A small South Canterbury town with a big heart has come to the rescue of the national shearing circuit with a decision to stage two of the five qualifying rounds in the new summer.
Host of the New Zealand Spring Shearing and Woolhandling Championships, Waimate will also host a fine wool competition for the first time.
This will fill the gap left by the cancellation of this year's New Zealand Merino Championships, which were to have opened the shearing sports season in Alexandra in the first week of October.
The fine wool and crossbred long wool rounds will now both be shorn at the Waimate Spring Shears on October 9-10, with a further South Island round at the New Zealand Corriedale Championships at Marble Point, Hanmer Springs, on November 5-6.
The lamb shearing round will be at the Rangitikei Sports Shears in Marton on February 7, and the second-shear round at the Pahiatua Shears on February 12.
The top 12 will the head for the semi-finals and final at the Golden Shears in Masterton on March 4-6.
Both Alexandra and Waimate have been partners in the series since the prized McSkimming Memorial Trophy was first contested in 1972-73.
It's effectively the ironman event of open-class shearing in New Zealand and has provided a basis for New Zealand transtasman competition team selection almost since the start.
Waimate Shears chairman Warren White, who recently also became chairman of the circuit committee, recognised the difficulties caused by the Covid-19 crisis, but was determined to "give it a go" to help the circuit go ahead, given its status and its history.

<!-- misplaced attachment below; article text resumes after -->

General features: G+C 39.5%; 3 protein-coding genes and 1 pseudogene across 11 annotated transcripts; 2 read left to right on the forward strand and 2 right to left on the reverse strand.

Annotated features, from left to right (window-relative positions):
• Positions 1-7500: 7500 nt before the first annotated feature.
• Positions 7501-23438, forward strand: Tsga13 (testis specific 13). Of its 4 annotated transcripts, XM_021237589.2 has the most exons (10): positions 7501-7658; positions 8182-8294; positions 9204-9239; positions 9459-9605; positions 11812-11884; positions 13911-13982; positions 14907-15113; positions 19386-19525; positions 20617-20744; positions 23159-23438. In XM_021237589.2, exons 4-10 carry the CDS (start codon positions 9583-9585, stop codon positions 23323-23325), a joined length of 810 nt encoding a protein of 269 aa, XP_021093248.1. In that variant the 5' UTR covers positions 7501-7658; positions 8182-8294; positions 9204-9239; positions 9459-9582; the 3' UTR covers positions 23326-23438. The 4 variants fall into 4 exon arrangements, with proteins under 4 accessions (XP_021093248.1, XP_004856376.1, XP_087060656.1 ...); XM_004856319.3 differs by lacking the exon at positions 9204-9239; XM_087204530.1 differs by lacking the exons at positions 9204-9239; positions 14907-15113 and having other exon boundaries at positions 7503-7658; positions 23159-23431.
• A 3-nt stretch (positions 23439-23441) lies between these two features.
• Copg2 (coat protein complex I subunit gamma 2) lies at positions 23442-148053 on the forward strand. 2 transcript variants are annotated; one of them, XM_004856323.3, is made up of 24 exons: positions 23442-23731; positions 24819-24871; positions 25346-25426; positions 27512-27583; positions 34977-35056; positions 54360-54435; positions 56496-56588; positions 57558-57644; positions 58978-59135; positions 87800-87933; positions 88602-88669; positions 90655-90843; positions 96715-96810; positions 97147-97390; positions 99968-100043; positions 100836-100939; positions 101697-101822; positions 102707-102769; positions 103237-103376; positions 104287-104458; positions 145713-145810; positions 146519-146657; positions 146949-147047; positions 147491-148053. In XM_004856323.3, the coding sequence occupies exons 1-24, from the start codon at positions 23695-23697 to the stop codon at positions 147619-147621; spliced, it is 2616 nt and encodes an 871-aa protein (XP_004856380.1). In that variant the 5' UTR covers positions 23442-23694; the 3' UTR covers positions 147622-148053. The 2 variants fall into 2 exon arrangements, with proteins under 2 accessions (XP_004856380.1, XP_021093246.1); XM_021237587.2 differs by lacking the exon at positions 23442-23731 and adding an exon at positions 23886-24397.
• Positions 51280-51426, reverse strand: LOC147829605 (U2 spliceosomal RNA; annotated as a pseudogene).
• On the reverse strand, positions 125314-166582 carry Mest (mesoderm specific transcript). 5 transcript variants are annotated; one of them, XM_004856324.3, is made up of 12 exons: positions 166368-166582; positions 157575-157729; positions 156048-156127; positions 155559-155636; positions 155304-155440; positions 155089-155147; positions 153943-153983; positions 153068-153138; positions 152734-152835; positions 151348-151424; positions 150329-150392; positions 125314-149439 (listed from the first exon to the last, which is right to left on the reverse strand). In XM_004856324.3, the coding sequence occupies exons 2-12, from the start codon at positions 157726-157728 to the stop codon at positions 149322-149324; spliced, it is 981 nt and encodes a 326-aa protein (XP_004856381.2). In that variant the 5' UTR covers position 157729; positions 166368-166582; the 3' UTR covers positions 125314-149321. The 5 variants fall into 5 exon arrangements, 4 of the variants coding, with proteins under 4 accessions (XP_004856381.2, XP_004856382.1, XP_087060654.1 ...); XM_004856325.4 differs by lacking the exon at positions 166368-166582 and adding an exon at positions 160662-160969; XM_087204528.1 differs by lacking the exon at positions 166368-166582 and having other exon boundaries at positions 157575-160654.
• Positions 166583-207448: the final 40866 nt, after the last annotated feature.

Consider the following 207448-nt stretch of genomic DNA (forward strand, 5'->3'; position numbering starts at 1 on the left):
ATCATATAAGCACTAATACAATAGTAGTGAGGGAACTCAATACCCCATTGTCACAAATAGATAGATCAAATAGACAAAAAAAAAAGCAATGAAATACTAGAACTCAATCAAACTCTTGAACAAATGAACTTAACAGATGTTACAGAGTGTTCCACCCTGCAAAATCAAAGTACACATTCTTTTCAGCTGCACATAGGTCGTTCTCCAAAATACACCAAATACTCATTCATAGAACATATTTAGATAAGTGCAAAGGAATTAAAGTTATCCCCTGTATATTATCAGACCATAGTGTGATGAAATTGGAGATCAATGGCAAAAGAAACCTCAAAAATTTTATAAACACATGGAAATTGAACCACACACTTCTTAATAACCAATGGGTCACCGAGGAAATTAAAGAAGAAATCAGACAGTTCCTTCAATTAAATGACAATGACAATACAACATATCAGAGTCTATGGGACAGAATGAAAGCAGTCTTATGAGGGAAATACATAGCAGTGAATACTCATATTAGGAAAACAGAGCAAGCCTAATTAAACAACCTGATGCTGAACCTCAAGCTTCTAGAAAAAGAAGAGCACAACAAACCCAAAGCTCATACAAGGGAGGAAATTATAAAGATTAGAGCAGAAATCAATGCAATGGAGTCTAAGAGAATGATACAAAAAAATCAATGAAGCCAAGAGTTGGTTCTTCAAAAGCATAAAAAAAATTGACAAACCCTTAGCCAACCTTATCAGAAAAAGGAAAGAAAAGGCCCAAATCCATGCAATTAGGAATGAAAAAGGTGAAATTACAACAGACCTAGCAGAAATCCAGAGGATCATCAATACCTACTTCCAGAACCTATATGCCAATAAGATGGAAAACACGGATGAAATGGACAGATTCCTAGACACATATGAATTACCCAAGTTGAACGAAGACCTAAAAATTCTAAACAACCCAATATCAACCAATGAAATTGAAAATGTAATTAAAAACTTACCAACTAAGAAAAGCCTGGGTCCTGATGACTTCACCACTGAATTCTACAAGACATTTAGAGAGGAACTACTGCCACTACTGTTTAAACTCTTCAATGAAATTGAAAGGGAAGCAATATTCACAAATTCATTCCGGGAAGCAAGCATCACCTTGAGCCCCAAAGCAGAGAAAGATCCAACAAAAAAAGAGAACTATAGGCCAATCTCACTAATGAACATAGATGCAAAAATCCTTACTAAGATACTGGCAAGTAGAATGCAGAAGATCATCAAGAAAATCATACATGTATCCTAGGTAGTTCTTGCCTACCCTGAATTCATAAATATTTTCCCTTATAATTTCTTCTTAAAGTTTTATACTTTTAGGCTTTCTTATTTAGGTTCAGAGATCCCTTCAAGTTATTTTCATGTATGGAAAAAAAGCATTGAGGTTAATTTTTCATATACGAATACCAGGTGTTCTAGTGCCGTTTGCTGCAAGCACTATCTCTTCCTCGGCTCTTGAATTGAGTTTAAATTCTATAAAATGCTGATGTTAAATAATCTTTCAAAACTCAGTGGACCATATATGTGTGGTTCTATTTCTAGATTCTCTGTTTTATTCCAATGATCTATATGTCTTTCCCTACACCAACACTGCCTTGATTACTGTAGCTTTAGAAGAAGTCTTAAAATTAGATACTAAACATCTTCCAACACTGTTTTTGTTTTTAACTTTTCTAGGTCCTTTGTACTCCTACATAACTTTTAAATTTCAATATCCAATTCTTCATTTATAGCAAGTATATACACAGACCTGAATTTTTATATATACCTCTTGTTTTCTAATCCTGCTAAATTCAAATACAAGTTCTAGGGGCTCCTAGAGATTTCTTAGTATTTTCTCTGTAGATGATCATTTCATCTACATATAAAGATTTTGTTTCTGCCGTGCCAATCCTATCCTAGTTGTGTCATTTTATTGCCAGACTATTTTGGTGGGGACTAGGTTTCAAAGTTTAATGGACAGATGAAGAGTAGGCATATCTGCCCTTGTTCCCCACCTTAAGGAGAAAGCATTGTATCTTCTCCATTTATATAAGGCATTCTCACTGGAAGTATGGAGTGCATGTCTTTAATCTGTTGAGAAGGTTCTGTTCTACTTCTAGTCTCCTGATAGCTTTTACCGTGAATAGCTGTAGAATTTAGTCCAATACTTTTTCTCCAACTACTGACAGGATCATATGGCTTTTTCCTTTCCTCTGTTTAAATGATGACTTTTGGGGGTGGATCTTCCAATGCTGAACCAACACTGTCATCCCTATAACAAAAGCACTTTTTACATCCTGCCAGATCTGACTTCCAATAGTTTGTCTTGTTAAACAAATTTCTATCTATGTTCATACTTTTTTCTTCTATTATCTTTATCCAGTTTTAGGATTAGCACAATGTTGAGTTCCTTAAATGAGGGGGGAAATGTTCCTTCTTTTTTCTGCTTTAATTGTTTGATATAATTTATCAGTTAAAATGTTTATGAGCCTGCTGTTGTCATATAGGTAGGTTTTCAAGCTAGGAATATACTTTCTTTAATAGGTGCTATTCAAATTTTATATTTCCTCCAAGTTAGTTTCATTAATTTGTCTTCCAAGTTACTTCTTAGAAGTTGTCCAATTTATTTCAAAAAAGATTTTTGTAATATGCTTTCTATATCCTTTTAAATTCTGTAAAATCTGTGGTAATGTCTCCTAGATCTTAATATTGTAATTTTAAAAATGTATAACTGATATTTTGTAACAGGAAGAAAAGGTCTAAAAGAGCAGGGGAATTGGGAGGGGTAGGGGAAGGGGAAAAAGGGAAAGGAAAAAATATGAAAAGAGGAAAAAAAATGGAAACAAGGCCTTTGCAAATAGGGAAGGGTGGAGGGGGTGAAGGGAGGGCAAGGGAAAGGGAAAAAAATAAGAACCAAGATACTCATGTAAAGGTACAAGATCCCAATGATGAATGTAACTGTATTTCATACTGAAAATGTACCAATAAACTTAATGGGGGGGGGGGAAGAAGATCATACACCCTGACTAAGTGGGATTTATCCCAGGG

Shearing legend and current Shearing Sports New Zealand chairman Sir David Fagan won the title nine times, while fellow Golden Shears champions Eddie Reidy, Roger Cox, Martin Ngataki, Brian "Snow" Quinn, Colin King, Edsel Forde, Dion King, John Kirkpatrick and Rowland Smith have also have also won the circuit.
The title is currently held by Marlborough shearer and contractor Angus Moore, the 2012 winner who in March bounced back to win the title for a second time in the 18-year sponsorship tenure of PGG Wrightson Wool, snaring as part of the prize a year's use of a Hyundai Santa Fe, also provided by the sponsor.
With finances a big test for most sports events in New Zealand's bid to shut-out Covid-19, White is urging shearers to confirm their entries as soon as possible, and new sponsors are also being sought.
Entries can be lodged via text message to 0212 954515 and via the Waimate Shears NZ Spring Shearing Competition facebook page.
The shears last year attracted about 150 entries across the shearing, blade shearing and woolhandling competitions and about 20 have already been received, a better-than-usual start.
White said that while some prize money may not be as great as recent years, and the circuit will at this stage not include the vehicle, the keenness of shearers and woolhandlers to get competition under way again is strong.
The last competitions held in New Zealand was on March 15.
Nine competitions were cancelled because of the Covid-19 lockdown throughout the country later that month and in April.
Events cancelled included the New Zealand Shears in Te Kuiti and the national lamb shearing championships at the Mackenzie A and P Show in Fairlie.